For the long-term viability of any enterprise, Thomson understood that you needed a viable corporate culture. It, too, had to be long-term. So he cultivated good people and kept them. Thomson worked with honest and competent business managers and gave them his long-term commitment and support. From these modest principles, an empire grew.

    Thomson created a culture that extended out from him and has lived after him. Here are eight rules for creating the right conditions for a culture that reflects your creed:

    1. Hire the right people

    Hire for passion and commitment first, experience second, and credentials third. There is no shortage of impressive CVs out there, but you should try to find people who are interested in the same things you are. You don’t want to be simply a stepping stone on an employee’s journey toward his or her own (very different) passion. Asking the right questions is key: What do you love about your chosen career? What inspires you? What courses in school did you dread? You want to get a sense of what the potential employee believes.

    2. Communicate

    Once you have the right people, you need to sit down regularly with them and discuss what is going well and what isn’t. It’s critical to take note of your victories, but it’s just as important to analyze your losses. A fertile culture is one that recognizes when things don’t work and adjusts to rectify the problem. As well, people need to feel safe and trusted, to understand that they can speak freely without fear of repercussion.

    The art of communication tends to put the stress on talking, but listening is equally important. Great cultures grow around people who listen, not just to each other or to their clients and stakeholders. It’s also important to listen to what’s happening outside your walls. What is the market saying? What is the zeitgeist? What developments, trends, and calamities are going on?

    3. Tend to the weeds

    A culture of passion capital can be compromised by the wrong people. One of the most destructive corporate weeds is the whiner. Whiners aren’t necessarily public with their complaints. They don’t stand up in meetings and articulate everything they think is wrong with the company. Instead, they move through the organization, speaking privately, sowing doubt, strangling passion. Sometimes this is simply the nature of the beast: they whined at their last job and will whine at the next. Sometimes these people simply aren’t a good fit. Your passion isn’t theirs. Constructive criticism is healthy, but relentless complaining is toxic. Identify these people and replace them.

    4. Work hard, play hard

    To obtain passion capital requires a work ethic. It’s easy to do what you love. In the global economy we can measure who has a superior work ethic, who is leading in productivity. Not many industries these days thrive on a forty-hour work week. A culture where everyone understands that long hours are sometimes required will work if this sacrifice is recognized and rewarded.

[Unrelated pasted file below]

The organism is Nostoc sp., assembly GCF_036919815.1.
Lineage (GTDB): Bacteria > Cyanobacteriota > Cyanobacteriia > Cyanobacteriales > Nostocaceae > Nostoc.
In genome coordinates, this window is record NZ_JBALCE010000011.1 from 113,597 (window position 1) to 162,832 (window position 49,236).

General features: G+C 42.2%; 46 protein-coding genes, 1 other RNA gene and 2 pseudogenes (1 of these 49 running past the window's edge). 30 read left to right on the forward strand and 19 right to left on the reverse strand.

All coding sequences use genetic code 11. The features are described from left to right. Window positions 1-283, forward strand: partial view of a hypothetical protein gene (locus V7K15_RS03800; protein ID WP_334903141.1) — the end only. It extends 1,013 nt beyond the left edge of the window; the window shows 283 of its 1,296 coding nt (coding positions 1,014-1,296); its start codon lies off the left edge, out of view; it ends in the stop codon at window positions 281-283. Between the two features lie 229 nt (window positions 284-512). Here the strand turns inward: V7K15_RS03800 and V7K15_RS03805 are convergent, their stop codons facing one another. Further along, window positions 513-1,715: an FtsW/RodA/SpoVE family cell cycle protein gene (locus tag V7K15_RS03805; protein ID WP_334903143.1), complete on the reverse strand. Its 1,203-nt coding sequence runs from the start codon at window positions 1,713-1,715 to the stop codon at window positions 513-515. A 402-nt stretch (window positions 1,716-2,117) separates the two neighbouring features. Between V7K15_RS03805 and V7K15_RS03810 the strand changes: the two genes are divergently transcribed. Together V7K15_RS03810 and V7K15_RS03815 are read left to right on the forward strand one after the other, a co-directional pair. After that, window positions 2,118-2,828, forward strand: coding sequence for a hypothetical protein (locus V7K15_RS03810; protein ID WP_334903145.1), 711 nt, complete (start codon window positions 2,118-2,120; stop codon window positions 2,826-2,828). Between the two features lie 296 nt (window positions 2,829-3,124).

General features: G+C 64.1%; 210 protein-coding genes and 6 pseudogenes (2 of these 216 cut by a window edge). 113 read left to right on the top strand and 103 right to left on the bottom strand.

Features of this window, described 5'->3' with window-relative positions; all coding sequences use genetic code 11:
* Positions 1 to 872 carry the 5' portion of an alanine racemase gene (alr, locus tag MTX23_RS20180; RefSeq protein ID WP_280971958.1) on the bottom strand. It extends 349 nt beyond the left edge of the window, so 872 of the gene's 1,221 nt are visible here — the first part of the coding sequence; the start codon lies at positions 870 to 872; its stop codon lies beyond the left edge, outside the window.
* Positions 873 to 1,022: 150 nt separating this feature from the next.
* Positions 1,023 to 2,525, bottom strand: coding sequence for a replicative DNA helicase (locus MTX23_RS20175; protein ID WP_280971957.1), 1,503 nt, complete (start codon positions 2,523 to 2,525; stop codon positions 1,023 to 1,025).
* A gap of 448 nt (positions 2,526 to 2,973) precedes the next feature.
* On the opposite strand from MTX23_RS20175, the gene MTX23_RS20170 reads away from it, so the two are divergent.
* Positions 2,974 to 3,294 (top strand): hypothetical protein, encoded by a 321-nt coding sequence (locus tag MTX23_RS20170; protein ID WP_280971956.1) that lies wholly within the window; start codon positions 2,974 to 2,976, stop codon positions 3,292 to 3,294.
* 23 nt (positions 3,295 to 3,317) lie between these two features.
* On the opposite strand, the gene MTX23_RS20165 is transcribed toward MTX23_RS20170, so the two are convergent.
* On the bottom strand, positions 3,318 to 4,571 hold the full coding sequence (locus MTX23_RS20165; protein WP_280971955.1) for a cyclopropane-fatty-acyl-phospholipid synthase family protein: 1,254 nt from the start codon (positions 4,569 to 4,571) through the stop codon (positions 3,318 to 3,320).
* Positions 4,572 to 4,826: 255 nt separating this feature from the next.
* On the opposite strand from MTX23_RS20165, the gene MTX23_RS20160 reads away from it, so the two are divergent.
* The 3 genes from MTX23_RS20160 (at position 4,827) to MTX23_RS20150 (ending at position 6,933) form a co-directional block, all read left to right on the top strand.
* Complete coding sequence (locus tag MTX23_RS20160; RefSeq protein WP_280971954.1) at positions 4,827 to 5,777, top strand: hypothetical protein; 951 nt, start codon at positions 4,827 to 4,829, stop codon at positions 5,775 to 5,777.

5. Be ambitious

    “Make no little plans: they have no magic to stir men’s blood.” These words were uttered by Daniel Burnham, the Chicago architect whose vision recreated the city after the great fire of 1871. The result of his ambition is an extraordinary American city that still has the magic to stir men’s blood. Ambition is sometimes seen as a negative these days, but without it we would stagnate. You need a culture that supports big steps and powerful beliefs. You can see these qualities in cities that have transformed themselves. Cities are the most visible examples of successful and failed cultures. Bilbao and Barcelona did so and became the envy of the world and prime tourist destinations. Pittsburgh reinvented itself when the steel industry withered. But Detroit wasn’t able to do the same when the auto industry took a dive.

    6. Celebrate differences

    When choosing students for a program, most universities consider more than just marks. If you had a dozen straight-A students who were from the same socio-economic background and the same geographical area, you might not get much in the way of interesting debate or interaction. Great cultures are built on a diversity of background, experience, and interests. These differences generate energy, which is critical to any enterprise.

    7. Create the space

    Years ago, scientists working in laboratories were often in underground bunkers and rarely saw their colleagues; secrecy was prized. Now innovation is prized. In cutting-edge research and academic buildings, architects try to promote as much interaction as possible. They design spaces where people from different disciplines will come together, whether in workspace or in common leisure space. Their reasoning is simple: it is this interaction that helps breed revolutionary ideas. Creative and engineering chat over coffee. HR and marketing bump into one another in the fitness center. Culture is made in the physical space. Look at your space and ask, “Does it promote interaction and connectivity?”

    8. Take the long view

    If your culture is dependent on this quarter’s earnings or this month’s sales targets, then it is handicapped by short-term thinking. Passion capitalists take the long view. We tend to overestimate what we can do in a year, but underestimate what we can do in five years. The culture needs to look ahead, not just in months but in years and even decades. Lasting influence is better than a burst of fame. Keep an eye on the long view.